I kicked things off at 8:30pm on Thursday with Nathan Bowles (Black Twig Pickers, Pelt), a plaintive banjo player from Blacksburg, Virginia. (The first day’s line-up doesn’t get going until the evening, giving folks time to get off from work. Friday and Saturday are a different story.) Bowles actually has a stronger background in drums and percussion in indie and progressive rock bands, but picked up the banjo a few years ago and has become quite devoted to it, mixing the traditional clawhammer style with a strong progressive bent. Playing a mix of originals and covers, Bowles created a warm, nuanced sound that meandered easily through the attentive crowd in Fletcher Opera Theater, a 600-seat venue where every seat in the house feels intimate. (Fletcher is part of a larger performing arts triumvirate that includes Memorial Auditorium and the Kennedy Theater, making it one of the hotspots of Hopscotch.)

Next I bumped over to The Kingsbury Manx right next door at Memorial, a cavernous 2,000 seater that allows festival goers to really stretch out and for the bands to get seriously loud. A Chapel Hill indie rock cult favorite, KM mixes neo psych and folk with luxurious power pop, and live their is a laidback joy to their performance, with an assured confidence that gives their intricate, occasionally delicate songs a bit of a swagger. Their set left me feeling like, in another world, KM could be as big and as critically lauded as Wilco.

After KM, I sauntered back over to Fletcher, where the Chicago-based singer/songwriter Angel Olsen was running a bit late. I didn’t mind, though, since as soon as she started playing you probably could have knocked me over with a feather. Olsen rose to prominence (as far as I know) from her role in Bonnie “Prince” Billy’s Cairo Gang, where she contributed some pretty otherwordly vocals, but I really wasn’t prepared for her vocal presence here. The inadequate comparisons I could come up with are to people like Antony Hegarty or Joanna Newsom, but neither does justice to the aching, sighing swoon that Olsen employs, moving in and away from the microphone so much and so skillfully that her distance from it was almost an integral part of the song. What she sang about was nearly as enchanting, reflecting on the nature of love and relationships with steely, sad-eyed lenses. This was a set to remember.

Sylvan Esso, a surprising collaboration between Mountain Man’s Amelia Meath and Megafaun’s Nick Sanborn, was pulsating next door (this was the first moment where I was really, really glad I brought earplugs), and I was able to catch the last few songs of their set as well. Their music feel like something that shouldn’t work--electronic dance music backing up free-form freak-folk songs in lieu of any other instrumentation--and yet somehow it does. It also seems like odd music to play live, but Meath and Sanborn were giving it their all, uninhibitedly dancing and swaying to the idiosyncratic beats and baffling choruses as if they’ve found their very own pop nirvana. And maybe they have.

After that I made my way over to the Irish bar Tir Na Nog, located a few blocks away from the glamour of those auditorium spaces, where it shares a block with the Pour House Music Hall and is right  around the corner from Slim’s and The Hive @ Busy Bee; these four clubs form the other hotspot of Hopscotching set-hopping. Despite that fact, I was sitting tight at Tir Na Nog, though, for two of my favorite alt. country bands, both of whom happen to be from Raleigh.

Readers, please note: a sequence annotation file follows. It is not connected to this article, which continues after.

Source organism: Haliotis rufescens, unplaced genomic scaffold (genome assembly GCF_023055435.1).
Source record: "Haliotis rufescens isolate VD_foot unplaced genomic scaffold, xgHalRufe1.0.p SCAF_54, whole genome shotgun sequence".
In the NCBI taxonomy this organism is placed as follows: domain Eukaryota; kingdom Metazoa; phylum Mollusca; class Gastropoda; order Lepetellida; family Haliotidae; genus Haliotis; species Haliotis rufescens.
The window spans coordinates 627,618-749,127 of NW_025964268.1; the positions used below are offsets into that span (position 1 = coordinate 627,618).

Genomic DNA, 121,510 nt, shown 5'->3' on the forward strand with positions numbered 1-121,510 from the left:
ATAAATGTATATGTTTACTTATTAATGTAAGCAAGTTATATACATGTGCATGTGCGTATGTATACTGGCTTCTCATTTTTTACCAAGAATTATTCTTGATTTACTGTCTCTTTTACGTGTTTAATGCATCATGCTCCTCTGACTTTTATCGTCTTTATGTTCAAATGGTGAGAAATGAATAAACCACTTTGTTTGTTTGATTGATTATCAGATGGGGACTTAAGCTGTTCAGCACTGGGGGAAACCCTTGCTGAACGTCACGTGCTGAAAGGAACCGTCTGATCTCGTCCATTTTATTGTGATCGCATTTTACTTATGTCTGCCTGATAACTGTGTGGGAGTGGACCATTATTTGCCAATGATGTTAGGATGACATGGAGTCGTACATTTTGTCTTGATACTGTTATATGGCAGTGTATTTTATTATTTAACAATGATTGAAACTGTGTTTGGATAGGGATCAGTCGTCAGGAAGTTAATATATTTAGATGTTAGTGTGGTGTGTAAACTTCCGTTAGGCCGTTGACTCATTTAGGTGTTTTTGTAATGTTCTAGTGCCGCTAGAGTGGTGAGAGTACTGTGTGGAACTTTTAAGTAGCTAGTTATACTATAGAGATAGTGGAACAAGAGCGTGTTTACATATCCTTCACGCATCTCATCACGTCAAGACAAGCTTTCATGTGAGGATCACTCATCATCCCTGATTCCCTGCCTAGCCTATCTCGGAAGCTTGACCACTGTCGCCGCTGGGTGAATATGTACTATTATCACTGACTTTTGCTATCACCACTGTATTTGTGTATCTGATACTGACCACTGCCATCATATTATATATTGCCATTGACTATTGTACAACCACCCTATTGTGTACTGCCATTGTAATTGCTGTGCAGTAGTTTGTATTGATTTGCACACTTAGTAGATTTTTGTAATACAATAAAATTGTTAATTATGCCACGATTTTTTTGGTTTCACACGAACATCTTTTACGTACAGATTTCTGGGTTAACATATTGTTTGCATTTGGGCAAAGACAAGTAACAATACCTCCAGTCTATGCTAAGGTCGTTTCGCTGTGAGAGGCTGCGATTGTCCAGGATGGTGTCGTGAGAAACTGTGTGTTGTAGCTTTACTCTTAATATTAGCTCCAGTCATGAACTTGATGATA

The Backsliders were up first, a group that was a big part of the wave of 1990s alt. country acts that made it seem like the genre was going to be a much bigger force in the music world than it is today. Although some would argue that The Backsliders were one of the best of the lot, they didn’t have as much success as Whiskeytown or Old 97’s, and they disbanded in ‘99, and only recently reunited for a few live gigs. Led by Chip Robinson, still full of as much (maybe more?) piss and vinegar and rock and roll energy as ever, The Backsliders blasted through a set of their classics as if it were 1996 instead of 2013. The original lineup all looked pretty stoked to be playing again, as lead guitarist Steve Howell provided effusive, blistering solos and keyboardist Greg Rice favorably channeled Benmont Tench and Garth Hudson.  Special highlight: Robinson invited up BJ Barham (of American Aquarium) to help him out with “Abe Lincoln,” a tune that AA recorded on their last album and that, last year at Hopscotch, Barham invited Robinson to join AA to sing on.

American Aquarium were up next, and clearly were feeding off the energy the Backsliders left on stage. The last couple of times I’ve caught them in Columbia, they’ve felt a little rougher after coming off hard stretches on the road--here, they were polished and poised, and gave the hometown crowd every little bit of awesomeness that their songs have got. Barham’s vocals, which many of the band’s detractors take issue with, were in particularly fine form. I also got front row seat’s to the Whit Wright experience, where the young multi-instrumentalist spent some heavy time on the lap steel before rotating back in the pedal steel guitar.

The last stop of the night was at the Lincoln Theater, a great mid-sized rock club where Kurt Vile & the Violators were a little late getting on stage, allowing me to catch most of their set as well. While I’m a fan of Vile’s work, particularly this year’s Wakin on a Pretty Day, I was hoping for a bit more guitar fireworks than I actually got. Live he pretty much sticks to the unhurried, spacious 70s rock sound filtered through 90s slacker indie rock vibe that he’s always gone for. His acoustic guitar work, just like on record, is what keeps you going here, as he wanders through his laconic songs not unlike J. Mascis does when he straps on an acoustic.

All in all, an excellent first evening, although disturbingly tiring given the onslaught of day parties and outdoor headliners that awaits us over the next two days...